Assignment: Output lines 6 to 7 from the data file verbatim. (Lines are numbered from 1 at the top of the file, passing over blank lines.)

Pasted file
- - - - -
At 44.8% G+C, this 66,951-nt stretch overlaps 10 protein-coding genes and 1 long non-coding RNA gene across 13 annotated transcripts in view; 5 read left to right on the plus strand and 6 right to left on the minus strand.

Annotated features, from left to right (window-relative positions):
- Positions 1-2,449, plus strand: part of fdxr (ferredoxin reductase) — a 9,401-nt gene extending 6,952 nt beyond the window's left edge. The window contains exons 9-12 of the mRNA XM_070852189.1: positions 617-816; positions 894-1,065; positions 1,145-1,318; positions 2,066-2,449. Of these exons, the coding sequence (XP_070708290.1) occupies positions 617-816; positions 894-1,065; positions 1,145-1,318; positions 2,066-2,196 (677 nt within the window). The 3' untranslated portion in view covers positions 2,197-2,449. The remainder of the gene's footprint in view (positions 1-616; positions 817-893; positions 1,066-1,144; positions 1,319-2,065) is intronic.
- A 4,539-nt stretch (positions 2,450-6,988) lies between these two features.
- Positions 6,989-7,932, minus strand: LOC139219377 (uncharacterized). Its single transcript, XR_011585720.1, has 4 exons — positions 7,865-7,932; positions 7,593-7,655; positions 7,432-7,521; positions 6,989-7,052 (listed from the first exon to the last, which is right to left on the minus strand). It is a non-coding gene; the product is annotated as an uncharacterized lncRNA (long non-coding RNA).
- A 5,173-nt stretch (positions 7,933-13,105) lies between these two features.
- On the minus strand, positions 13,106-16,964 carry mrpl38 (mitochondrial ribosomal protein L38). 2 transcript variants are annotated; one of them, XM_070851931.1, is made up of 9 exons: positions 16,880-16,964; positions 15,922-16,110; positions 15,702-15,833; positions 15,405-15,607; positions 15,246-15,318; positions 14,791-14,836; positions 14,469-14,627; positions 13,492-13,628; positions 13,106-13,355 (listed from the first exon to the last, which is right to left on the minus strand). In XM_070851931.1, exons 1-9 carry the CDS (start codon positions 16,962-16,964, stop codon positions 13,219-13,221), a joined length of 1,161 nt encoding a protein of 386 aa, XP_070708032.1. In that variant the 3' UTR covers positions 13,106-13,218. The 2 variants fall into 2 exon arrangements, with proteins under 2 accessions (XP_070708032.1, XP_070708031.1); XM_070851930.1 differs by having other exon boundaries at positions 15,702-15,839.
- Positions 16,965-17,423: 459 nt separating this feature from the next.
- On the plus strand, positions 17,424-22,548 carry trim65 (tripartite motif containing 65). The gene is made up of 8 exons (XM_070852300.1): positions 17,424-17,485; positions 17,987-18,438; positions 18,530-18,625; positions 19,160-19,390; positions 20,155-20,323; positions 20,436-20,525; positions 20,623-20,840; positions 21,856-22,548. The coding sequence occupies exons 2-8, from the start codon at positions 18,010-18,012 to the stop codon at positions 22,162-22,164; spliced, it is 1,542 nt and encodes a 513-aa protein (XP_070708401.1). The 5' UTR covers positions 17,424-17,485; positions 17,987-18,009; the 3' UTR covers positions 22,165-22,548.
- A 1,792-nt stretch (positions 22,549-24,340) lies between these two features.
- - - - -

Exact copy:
- A 5,173-nt stretch (positions 7,933-13,105) lies between these two features.
- On the minus strand, positions 13,106-16,964 carry mrpl38 (mitochondrial ribosomal protein L38). 2 transcript variants are annotated; one of them, XM_070851931.1, is made up of 9 exons: positions 16,880-16,964; positions 15,922-16,110; positions 15,702-15,833; positions 15,405-15,607; positions 15,246-15,318; positions 14,791-14,836; positions 14,469-14,627; positions 13,492-13,628; positions 13,106-13,355 (listed from the first exon to the last, which is right to left on the minus strand). In XM_070851931.1, exons 1-9 carry the CDS (start codon positions 16,962-16,964, stop codon positions 13,219-13,221), a joined length of 1,161 nt encoding a protein of 386 aa, XP_070708032.1. In that variant the 3' UTR covers positions 13,106-13,218. The 2 variants fall into 2 exon arrangements, with proteins under 2 accessions (XP_070708032.1, XP_070708031.1); XM_070851930.1 differs by having other exon boundaries at positions 15,702-15,839.